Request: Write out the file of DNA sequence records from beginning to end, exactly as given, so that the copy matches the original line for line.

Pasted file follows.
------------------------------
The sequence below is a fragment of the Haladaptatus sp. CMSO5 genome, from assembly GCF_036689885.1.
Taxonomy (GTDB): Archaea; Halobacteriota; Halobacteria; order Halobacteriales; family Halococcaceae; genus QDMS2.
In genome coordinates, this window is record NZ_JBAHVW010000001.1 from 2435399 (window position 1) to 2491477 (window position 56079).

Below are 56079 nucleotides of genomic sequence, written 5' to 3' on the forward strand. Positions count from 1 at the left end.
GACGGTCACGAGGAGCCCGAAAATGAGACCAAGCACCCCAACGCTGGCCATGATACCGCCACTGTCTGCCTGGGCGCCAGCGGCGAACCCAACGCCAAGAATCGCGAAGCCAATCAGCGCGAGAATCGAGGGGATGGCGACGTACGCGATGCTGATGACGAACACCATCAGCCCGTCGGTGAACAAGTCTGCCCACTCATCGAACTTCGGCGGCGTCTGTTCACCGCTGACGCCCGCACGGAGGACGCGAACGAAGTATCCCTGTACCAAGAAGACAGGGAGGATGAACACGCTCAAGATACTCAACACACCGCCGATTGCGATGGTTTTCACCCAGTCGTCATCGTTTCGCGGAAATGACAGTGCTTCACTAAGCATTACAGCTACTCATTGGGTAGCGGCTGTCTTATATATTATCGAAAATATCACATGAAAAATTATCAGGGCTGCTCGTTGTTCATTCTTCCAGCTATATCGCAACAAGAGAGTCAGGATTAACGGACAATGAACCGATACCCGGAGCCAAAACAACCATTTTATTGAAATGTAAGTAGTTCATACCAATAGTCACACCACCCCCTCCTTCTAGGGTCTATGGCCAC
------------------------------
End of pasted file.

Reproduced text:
The sequence below is a fragment of the Haladaptatus sp. CMSO5 genome, from assembly GCF_036689885.1.
Taxonomy (GTDB): Archaea; Halobacteriota; Halobacteria; order Halobacteriales; family Halococcaceae; genus QDMS2.
In genome coordinates, this window is record NZ_JBAHVW010000001.1 from 2435399 (window position 1) to 2491477 (window position 56079).

Below are 56079 nucleotides of genomic sequence, written 5' to 3' on the forward strand. Positions count from 1 at the left end.
GACGGTCACGAGGAGCCCGAAAATGAGACCAAGCACCCCAACGCTGGCCATGATACCGCCACTGTCTGCCTGGGCGCCAGCGGCGAACCCAACGCCAAGAATCGCGAAGCCAATCAGCGCGAGAATCGAGGGGATGGCGACGTACGCGATGCTGATGACGAACACCATCAGCCCGTCGGTGAACAAGTCTGCCCACTCATCGAACTTCGGCGGCGTCTGTTCACCGCTGACGCCCGCACGGAGGACGCGAACGAAGTATCCCTGTACCAAGAAGACAGGGAGGATGAACACGCTCAAGATACTCAACACACCGCCGATTGCGATGGTTTTCACCCAGTCGTCATCGTTTCGCGGAAATGACAGTGCTTCACTAAGCATTACAGCTACTCATTGGGTAGCGGCTGTCTTATATATTATCGAAAATATCACATGAAAAATTATCAGGGCTGCTCGTTGTTCATTCTTCCAGCTATATCGCAACAAGAGAGTCAGGATTAACGGACAATGAACCGATACCCGGAGCCAAAACAACCATTTTATTGAAATGTAAGTAGTTCATACCAATAGTCACACCACCCCCTCCTTCTAGGGTCTATGGCCAC